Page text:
8.1 Exposure assessment

MSP does not occur naturally and no reports of the substance being measured in the environment were identified in the scientific literature.

As described in Section 4, MSP is not reported to be manufactured in Canada; however, stakeholders have submitted multiple SNANs since 2015 indicating this substance may be imported into the country at a total volume in the range of 10 000 to 100 000 kg per year for use in industrial applications. On the basis of information reported in Canada (2008a) and information received from multiple SNANs, the general population is not directly exposed to MSP from its use in industrial applications. However, the substance may be released to surface water and the general population may be exposed via drinking water consumption.

Aquatic PEC values for the major components of MSP (i.e., monomethylstyrenated and dimethylstyrenated phenols and dimers of C9 monomer) discussed in Section 7.2 were used to inform estimates of potential exposure to MSP to the general population from drinking water. To estimate overall potential human exposure to MSP, the PECs developed for each major component of MSP were summed to obtain an overall PEC for MSP, for scenarios involving notified uses. Daily intakes resulting from potential releases to water from use as a maintenance coating of ships are 0.2 to 1.8 µg/kg bw/day, while estimated intakes were slightly greater for the release scenario for use as an industrial coating of large machinery (0.3 to 2.2 µg/kg bw/day). In both scenarios, infants less than 6 months old had the highest estimated exposure to MSP, compared to all other age groups based on their size and drinking water intake rates (summarized in Appendix B).

The estimated intakes for both scenarios assume no additional removal or dilution of the substance before or during the drinking water purification processes. Exposure from other environmental media is not expected.

8.2 Health effects assessment

MSP is not genotoxic in the Bacterial Reverse Mutation Assay (OECD TG 471) or the Mammalian Erythrocyte Micronucleus Test (OECD TG 474) (ECHA c2007-2017). This is consistent with the assessments of other members of the related styrenated phenols group conducted by other international jurisdictions (Brooke et al. 2009; US EPA HPVIS 2018).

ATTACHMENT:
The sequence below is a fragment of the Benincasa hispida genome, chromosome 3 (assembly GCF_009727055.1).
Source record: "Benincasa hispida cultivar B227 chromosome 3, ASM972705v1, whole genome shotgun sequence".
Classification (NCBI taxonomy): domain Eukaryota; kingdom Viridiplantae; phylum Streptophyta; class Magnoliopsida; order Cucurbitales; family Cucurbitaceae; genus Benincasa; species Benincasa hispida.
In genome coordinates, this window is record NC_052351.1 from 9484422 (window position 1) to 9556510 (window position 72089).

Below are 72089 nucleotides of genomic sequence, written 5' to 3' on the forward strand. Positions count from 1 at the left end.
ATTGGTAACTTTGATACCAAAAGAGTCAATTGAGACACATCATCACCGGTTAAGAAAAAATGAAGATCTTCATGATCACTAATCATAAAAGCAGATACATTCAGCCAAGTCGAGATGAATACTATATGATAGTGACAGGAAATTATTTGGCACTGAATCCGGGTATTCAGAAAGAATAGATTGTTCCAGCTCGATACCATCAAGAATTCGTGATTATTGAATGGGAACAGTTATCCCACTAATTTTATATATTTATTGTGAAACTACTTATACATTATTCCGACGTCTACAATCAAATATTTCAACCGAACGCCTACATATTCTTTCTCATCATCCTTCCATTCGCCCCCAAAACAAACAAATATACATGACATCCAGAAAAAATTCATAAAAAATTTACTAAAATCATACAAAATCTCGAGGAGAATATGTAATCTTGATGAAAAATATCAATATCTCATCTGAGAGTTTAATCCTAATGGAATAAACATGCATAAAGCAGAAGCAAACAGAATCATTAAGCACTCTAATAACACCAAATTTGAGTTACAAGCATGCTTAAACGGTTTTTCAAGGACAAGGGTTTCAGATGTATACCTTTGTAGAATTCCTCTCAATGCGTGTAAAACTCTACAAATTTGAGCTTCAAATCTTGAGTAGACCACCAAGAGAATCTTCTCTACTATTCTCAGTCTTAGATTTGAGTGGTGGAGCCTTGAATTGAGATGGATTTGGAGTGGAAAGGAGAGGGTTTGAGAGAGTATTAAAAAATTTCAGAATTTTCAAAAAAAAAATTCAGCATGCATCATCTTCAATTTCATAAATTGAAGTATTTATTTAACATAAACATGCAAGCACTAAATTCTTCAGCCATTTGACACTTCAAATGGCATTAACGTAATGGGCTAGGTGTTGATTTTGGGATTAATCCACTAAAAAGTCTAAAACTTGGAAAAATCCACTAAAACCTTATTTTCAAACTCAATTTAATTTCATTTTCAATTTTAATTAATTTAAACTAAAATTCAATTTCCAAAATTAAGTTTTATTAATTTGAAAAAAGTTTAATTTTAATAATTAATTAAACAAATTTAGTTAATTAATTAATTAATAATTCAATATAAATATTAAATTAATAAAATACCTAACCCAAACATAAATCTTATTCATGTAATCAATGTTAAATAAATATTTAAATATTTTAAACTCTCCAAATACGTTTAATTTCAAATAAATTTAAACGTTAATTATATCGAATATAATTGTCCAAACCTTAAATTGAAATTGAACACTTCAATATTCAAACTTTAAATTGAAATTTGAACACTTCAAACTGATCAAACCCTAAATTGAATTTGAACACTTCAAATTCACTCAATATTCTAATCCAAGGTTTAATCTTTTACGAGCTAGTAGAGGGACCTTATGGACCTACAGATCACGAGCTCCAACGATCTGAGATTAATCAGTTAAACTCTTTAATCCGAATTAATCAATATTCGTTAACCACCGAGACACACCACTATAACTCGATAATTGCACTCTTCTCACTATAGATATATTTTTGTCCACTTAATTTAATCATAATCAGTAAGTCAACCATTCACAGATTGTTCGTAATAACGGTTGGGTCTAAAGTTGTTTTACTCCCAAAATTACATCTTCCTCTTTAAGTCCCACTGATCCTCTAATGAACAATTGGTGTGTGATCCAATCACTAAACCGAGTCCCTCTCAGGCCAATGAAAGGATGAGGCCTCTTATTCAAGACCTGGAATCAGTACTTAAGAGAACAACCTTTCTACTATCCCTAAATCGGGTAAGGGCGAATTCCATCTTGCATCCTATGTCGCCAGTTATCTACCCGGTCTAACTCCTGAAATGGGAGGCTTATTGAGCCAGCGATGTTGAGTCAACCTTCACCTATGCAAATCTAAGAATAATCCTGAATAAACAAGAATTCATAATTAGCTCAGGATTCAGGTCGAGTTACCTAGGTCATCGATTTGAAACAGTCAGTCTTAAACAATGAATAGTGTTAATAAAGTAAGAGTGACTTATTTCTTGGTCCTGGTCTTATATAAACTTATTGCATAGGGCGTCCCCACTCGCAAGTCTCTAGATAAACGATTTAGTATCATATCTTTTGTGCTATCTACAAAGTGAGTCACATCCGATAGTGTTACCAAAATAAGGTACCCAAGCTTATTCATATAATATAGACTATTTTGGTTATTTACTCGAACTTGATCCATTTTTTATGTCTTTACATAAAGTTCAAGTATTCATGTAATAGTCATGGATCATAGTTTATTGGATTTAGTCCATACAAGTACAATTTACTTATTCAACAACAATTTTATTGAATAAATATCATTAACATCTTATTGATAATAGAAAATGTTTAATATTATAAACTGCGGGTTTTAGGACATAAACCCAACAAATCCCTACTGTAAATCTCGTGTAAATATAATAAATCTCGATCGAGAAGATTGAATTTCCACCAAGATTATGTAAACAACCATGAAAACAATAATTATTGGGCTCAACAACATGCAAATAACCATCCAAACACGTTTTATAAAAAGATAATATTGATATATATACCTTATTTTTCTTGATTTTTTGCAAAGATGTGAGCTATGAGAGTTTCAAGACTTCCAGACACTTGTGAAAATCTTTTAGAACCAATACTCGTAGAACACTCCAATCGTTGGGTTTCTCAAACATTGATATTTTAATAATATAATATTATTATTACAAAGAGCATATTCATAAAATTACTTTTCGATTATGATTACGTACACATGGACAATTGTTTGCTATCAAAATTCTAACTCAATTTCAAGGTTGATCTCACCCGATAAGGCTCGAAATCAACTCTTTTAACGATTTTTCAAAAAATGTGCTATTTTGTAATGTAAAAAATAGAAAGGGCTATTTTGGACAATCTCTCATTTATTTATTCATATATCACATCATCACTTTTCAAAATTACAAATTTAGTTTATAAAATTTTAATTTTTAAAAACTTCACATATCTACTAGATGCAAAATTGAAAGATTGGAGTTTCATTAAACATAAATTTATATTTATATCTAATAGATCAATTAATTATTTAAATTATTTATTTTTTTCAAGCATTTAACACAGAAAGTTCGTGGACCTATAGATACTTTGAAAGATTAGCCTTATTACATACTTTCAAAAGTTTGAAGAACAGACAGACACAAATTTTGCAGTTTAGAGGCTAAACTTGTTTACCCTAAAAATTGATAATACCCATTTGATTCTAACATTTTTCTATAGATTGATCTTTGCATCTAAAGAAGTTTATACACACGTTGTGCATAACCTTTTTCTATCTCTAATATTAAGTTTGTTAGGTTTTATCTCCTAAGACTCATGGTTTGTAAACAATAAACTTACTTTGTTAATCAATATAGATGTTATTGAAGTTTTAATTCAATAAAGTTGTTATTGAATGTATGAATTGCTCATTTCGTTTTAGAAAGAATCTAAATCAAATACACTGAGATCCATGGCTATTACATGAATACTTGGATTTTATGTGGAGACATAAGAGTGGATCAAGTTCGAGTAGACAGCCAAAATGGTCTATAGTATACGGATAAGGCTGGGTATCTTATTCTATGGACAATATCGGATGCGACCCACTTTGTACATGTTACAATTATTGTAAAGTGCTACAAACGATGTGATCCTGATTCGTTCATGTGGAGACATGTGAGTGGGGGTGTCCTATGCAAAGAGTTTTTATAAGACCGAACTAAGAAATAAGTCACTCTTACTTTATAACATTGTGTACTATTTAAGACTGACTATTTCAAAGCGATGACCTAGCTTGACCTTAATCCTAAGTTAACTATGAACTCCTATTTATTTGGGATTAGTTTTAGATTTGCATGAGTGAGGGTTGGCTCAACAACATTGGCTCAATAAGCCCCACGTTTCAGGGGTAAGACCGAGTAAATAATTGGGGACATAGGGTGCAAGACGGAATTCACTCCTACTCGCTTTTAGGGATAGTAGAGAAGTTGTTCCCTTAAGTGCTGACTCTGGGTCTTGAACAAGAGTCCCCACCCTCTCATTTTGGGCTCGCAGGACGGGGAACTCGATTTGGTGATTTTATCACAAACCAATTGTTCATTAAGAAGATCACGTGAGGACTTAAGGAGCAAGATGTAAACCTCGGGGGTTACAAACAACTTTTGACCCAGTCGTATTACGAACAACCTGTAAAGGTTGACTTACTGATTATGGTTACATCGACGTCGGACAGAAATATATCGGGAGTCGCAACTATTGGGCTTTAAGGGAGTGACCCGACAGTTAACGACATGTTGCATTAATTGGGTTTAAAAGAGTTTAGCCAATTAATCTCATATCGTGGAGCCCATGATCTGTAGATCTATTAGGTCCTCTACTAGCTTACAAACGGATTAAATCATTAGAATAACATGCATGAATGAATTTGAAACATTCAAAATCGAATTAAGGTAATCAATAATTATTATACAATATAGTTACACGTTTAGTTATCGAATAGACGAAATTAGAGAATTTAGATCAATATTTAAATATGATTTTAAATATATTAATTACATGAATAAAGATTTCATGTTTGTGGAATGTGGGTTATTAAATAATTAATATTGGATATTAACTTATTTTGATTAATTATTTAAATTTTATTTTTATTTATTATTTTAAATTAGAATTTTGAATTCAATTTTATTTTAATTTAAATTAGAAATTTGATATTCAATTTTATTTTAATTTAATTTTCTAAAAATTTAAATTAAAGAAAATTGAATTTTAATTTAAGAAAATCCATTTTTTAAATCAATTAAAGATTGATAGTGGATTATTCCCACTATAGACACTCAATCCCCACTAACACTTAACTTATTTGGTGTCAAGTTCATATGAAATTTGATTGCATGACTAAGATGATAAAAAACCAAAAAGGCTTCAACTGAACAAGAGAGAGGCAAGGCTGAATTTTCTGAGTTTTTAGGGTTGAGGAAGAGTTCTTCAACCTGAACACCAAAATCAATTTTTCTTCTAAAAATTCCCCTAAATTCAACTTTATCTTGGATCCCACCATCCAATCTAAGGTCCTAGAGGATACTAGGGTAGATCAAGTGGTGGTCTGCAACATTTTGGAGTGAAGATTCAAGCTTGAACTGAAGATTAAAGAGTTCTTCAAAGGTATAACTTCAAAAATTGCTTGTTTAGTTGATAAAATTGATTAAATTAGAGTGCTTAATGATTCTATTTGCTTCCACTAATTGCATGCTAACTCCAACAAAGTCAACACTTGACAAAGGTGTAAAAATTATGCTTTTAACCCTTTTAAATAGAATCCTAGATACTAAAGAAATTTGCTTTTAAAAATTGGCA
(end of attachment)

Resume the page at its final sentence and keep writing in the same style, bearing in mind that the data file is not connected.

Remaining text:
In a 100-day oral extended one-generation reproductive toxicity study (OECD Guideline 443), rats were administered MSP orally via feed at 0, 12, 40 or 122 mg/kg bw/day (corresponding to 0, 150, 500 or 1500 mg/kg diet nominal). According to study authors, a systemic no observed adverse effect level (NOAEL) of 40 mg/kg bw/day was identified based on a decrease in mean body weight at 122 mg/kg bw/day (males and females). Effects on the liver were observed in both sexes at the high dose; however, these were deemed to be adaptive. No effects on reproductive toxicity were observed up to the highest dose tested (ECHA c2007-2017). This study was provided as a response to a study request from ECHA (CoRAP 2014) to address potential endocrine toxicity concerns identified as part of the evaluation under the European Community Rolling Action Plan (CoRAP). Therefore, the study included additional evaluations of the F1 generation that were relevant for the detection of endocrine disrupting effects (OECD TG 408). No such effects were observed in the tested rats, nor were there any effects on developmental neurotoxicity or developmental immunotoxicity. In particular, histopathological examination of the peripheral and central nervous system did not reveal any treatment related changes; and, no treatment-related effects were identified on anogenital distance, sperm parameters (motility, morphology and sperm counts), or thyroid-hormone levels (Unnamed Study Report 2018).